The global phenomenon of population ageing is both complex and multi-layered. We know at a global level that different countries are progressing towards becoming aged societies at different rates. We know that within national borders some regions, mainly rural, are affected by ageing more than others. We also know the health and social care systems struggle to respond effectively to ageing because it is complex and, often, runs counter to the structural design of healthcare systems with their emphasis on clinical and organ-specific problems. Ageing challenges these conventional approaches and is compounded by the prevalence of wide-spread ageism at the societal and systemic levels. Therefore, if we are to adapt to population ageing and care for older people effectively, we need to better understand them and their situational contexts. This includes where they live and how their social, biological and clinical trajectories are progressing. Synthesising this kind of multi-layered information also presents challenges because many health and social care systems operate in silos, with limited information exchanges and limited service coordination. One strategy is the concept of a visuospatial data-informed approach. Here we present a conceptual basis for this approach drawn from our work in the Australian health and ageing contexts.
Part of the book: Demographic Analysis
Geographical gerontology can look like a niche subfield of geography or a tenuous overlap between that discipline and gerontology, which is itself a broadly interdisciplinary affair. However, in the context of progressive global population ageing, this intersectional field of study offers more than its current popularity might suggest. Many of the problems with contemporary aged care provision resolve around, I suggest, issues associated with concerns of space and place. These two key geographical concepts are highly dynamic at both the theoretical and applied levels. In this chapter, I consider them as a dualism that offers the field of gerontology and associated applications, a growing utility. Space can be seen as abstracted and instrumental, with which place can be seen as relational, generative and pluralistic. On their own, neither is necessarily likely to address the full scope of societal issues that population ageing presents. However, drawing on developments across these two conceptual domains offers opportunities for a contemporary geographical gerontology. We face a variety of interconnected global problems that demand a spatially informed perspective. Here, I propose how a developmental synthesis of these two concepts that might add utility and value for those within and beyond the current aged care sector.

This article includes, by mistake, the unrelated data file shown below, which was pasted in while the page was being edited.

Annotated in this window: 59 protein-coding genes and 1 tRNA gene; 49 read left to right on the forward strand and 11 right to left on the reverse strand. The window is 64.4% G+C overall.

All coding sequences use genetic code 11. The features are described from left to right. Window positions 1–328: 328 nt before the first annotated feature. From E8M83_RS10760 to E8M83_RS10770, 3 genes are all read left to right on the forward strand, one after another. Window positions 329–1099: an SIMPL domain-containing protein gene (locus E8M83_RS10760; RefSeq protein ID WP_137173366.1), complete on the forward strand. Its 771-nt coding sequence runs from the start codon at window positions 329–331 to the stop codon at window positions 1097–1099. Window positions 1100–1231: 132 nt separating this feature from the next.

Part of the book:[Working title]
We examine immigration, population ageing and the aged care workforce, as well as making suggestions for their effects on health, aged and social care including more localised implications. While there is now a push to reopen borders, and while numbers are rising, it is as yet unclear if the ‘old order’ will resurge or if the situation has changed for the foreseeable future. We draw on data from a variety of official sources in a developmental discussion of the current and likely future effects of labour migration patterns, workforce supply and demand issues in Australia, and the lingering effects of the COVID-19 pandemic. For a variety of reasons, the data used here are emergent and the effects on current and future workforce requirements will be varied at several levels. Australia’s ageing population and associated health and social care needs are dynamic in themselves, but they are also situated within a broader international context. There is a need for ongoing monitoring and evaluation of how these factors intersect and likely future scenarios.
Part of the book:[Working title]